Excerpt from And Party Every Day: The Inside Story of Casablanca Records:
Everyone at Casablanca thought George Clinton’s management team of Ron Strassner and Cholly Bassoline were hoods. They looked just like Damon Runyon characters, with their fedoras and long black coats, and their attitude was reminiscent of the Mob. But I liked them and their realistic way of looking at the business and the people they were representing. They were certainly not Mob-oriented. Rather like their client, George Clinton, they had their own Detroit Purple Gang kind of flair.
George and Archie Ivy—who was, more or less, George’s personal assistant—would visit me at Casablanca, and over copious piles of weed and blow (George once brought in some uncut and very potent coke, declaring that anyone who tried it would speak Spanish, as the stuff “hadn’t cleared customs yet”), they would pontificate for hours about how they were going to develop Parliament’s stage show into an otherworldly display of pageantry and pomp and how they needed half a zillion dollars to do it. Many times, I had no idea what they were talking about. My eyes would glaze over, and George would ramble on, giving voice to every thought that came into his head, stream-of-consciousness style, like William Faulkner gone jive. I would stare at him and wonder, “Man, do you come with subtitles?” I often had to ask Archie or one of the two Purple Gang look-alikes, Cholly and Ron, to translate George for me, but sometimes even they didn’t have a clue. But so what if we didn’t understand what they were trying to explain to us? We gave them the money anyway. These advances were always against future royalties, and Parliament sold enough product to make us comfortable with the arrangement. This eventually became a point of contention, as George would claim that he was owed royalties—he seemed to have forgotten about the tour advances.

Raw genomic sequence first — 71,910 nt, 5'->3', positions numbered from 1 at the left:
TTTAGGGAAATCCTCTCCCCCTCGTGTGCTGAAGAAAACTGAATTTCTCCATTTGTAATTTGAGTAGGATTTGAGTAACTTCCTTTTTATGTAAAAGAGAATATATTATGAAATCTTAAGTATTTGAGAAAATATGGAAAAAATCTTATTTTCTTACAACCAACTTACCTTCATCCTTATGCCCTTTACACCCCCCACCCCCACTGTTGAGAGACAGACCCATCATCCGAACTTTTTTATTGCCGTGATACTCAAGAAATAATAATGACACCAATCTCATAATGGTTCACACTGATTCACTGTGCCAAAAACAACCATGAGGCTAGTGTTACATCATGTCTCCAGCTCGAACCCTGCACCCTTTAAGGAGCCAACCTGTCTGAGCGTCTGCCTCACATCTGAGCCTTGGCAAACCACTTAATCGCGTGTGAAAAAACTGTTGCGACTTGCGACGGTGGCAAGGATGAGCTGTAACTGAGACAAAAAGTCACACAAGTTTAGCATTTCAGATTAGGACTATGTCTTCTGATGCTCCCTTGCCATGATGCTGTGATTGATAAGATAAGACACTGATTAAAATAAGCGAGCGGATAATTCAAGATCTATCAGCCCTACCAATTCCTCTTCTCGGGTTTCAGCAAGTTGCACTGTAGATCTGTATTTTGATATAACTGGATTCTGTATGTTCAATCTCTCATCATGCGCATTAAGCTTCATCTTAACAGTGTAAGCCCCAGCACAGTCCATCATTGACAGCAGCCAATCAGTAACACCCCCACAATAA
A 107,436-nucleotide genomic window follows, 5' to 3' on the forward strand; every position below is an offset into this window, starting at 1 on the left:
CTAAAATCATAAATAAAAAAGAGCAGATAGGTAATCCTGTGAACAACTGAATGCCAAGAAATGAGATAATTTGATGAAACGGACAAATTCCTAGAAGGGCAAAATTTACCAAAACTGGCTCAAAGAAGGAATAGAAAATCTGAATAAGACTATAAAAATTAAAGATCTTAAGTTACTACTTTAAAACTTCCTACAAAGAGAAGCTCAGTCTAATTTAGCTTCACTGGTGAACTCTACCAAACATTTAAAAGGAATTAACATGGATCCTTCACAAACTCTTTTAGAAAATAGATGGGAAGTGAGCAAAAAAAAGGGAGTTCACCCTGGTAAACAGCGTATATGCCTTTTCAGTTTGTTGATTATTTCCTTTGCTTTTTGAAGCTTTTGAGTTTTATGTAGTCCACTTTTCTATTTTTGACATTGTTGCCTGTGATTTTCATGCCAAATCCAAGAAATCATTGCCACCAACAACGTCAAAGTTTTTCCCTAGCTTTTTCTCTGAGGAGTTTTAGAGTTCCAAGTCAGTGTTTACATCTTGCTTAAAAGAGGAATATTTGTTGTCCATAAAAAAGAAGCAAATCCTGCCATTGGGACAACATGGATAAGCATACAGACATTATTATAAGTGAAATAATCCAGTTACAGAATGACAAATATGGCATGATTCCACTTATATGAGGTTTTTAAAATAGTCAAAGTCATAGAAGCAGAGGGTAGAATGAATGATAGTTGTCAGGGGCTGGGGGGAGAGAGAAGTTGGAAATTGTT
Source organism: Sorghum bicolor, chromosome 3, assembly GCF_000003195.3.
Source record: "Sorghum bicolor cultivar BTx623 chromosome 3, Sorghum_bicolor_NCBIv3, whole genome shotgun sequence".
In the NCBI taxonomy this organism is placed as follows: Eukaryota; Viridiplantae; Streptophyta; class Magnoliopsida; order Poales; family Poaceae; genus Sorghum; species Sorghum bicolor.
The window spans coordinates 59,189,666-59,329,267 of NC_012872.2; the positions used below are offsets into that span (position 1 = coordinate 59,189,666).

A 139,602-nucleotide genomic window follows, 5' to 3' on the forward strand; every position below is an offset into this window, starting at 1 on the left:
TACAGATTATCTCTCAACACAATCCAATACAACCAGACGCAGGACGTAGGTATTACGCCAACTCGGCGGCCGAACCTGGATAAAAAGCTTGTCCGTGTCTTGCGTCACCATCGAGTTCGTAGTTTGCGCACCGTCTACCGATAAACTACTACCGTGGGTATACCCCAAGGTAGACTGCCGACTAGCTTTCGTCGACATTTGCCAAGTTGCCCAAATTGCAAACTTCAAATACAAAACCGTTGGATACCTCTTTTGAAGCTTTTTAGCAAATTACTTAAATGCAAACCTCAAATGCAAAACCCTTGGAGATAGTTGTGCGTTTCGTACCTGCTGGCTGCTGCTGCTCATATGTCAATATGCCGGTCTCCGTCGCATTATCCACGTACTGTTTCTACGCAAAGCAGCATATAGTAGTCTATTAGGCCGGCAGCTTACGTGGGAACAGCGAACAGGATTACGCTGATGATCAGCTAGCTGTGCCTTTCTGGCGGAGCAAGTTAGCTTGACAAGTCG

To look at Parliament and their absurd stage show—which eventually came to include an enormous UFO called the Mothership (which would land onstage in a billowing cloud of dry-ice fog), and a giant skull with a glowing four-foot doobie dangling from its mouth—you would think there would be a never-ending series of strange Parliament tales to tell. But, to be truthful, the band was really fun to work with, and aside from a few battles of the kind that typically occur between artists and their record companies, everything went well between us. In fact, I believe that we were the only people who were able to understand and put up with some of their shenanigans—and they with ours.